In Java Today, the WSIT project has posted a comprehensive introduction to web services interoperability, Project Tango: An Overview (PDF, 624 KB). "This document provides an overview of Project Tango. Project Tango is an open source implementation from Sun Microsystems of the key enterprise Web services specifications, commonly known as WS-*, that provides interoperability with .NET 3.0. "

"If you've developed many applications using a Swing-based graphical user interface (GUI), you've probably solved some common problems over and over again. Those problems include managing the application life cycle, event handling, threading, localizable resources, and maybe even persistence." Ideally, these are the kinds of common concerns that can be better handled by a framework, namely the Swing Application Framework. In the SDN article Using the Swing Application Framework (JSR 296), John O'Conner introduces the project and shows how to dig into it.

Artima's Frank Sommers sets aside Steve Jobs' controversial comments about Java and asks a bigger question in What Will the iPhone Mean for Mobile Development?. Aside from raising user expectations and changing relationships between hardware vendors and mobile network providers, he notes the effect of bundling in a complete web browser and advocating Ajax web apps. "If other phone vendors follow suit and include in their devices a full-fledged Web browser, Ajax could emerge as the development platform of choice for mobile devices. That could potentially do away with many years' worth of attempts to establish mobile device-specific development platforms, such as BREW or WAP."



Just Out of Reach Blog

Posted by kfarnham Jul 11, 2007

...but tantalizingly closer to an unencumbered JDK

Back in May, we noted Red Hat's plans for OpenJDK, which involved using code from GNU Classpath in an effort to remove the remaining IP-encumbered code from OpenJDK, most obviously the graphics rasterizers we heard so much about at JavaOne 2007. Today, we've got an update on that, thanks to the OpenJDK community leaders, who came across the Fkung blog and started cross-posting its updates to the OpenJDK page.

It's not immediately obvious who Fkung is -- the blog's about page is empty, though a January entry indicates that he or she is an intern at Red Hat, working though the summer on Classpath -- but whoever's writing it has some pretty exciting developments to report. It starts with a "major milestone" on June 25, regarding IcedTea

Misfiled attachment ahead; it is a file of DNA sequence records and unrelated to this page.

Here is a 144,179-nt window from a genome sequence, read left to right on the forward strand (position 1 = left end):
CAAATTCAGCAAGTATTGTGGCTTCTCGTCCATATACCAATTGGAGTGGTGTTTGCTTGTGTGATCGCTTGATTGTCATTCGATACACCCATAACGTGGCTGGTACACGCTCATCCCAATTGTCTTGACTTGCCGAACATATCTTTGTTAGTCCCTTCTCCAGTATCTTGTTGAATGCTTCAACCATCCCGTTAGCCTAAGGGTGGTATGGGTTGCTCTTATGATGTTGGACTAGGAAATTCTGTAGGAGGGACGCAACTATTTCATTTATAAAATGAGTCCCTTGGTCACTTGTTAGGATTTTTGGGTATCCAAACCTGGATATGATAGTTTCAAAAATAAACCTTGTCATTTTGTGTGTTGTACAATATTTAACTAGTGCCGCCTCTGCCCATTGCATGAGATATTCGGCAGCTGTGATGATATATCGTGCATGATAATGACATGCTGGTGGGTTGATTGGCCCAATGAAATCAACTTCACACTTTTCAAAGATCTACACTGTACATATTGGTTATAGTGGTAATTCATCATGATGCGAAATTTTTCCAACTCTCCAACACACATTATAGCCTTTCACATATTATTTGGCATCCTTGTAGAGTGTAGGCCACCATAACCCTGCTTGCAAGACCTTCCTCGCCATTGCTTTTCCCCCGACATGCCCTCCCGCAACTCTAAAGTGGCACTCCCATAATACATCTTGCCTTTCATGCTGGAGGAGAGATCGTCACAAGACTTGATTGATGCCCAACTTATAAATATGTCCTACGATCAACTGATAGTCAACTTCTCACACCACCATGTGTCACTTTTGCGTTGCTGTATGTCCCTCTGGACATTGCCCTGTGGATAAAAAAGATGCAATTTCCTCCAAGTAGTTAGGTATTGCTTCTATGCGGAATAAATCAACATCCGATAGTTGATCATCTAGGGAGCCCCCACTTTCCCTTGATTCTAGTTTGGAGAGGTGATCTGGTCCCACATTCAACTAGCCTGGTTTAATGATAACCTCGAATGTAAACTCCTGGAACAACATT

Time of the Season Blog

Posted by kfarnham Jul 10, 2007

A late start, a chaotic rush of activity

Sorry the blog is so late today... it's been a weird day here. I blame long, lazy summer days.

Anyways, up late, get the kid to preschool, then distracted with technical issues (all right, I'll give: I was trying to get Maple Story running on Parallels and it apparently balked at the virtualized graphics card), and in the stack of things to do, I overlooked pushing the latest Mobile & Embedded Podcast to the front page until almost lunch-time.

And this isn't one you want to overlook. Java Mobility Podcast 11 features a conversation with Dalibor Topic, who's best known from his work on Kaffe and GNU Classpath, and is now a member of the OpenJDK Governance Board(he's also active on various forums, under the usernamerobilad). You might be wondering what someone so invested in Java SE is doing on the ME podcast, yet his conversation with Roger Brinkley is filled with relevance to both communities. Roger asks him about the focus within the ME community on application developers, and this leads to a discussion of the importance of distribution channels for software. Dalibor notes that while Microsoft and Apple largely control their channels, mobility potentially offers a greater opportunity for innovation. There are also interesting parallels to be drawn from the open-sourcing of the ME and SE implementations, both of which were announced together last November.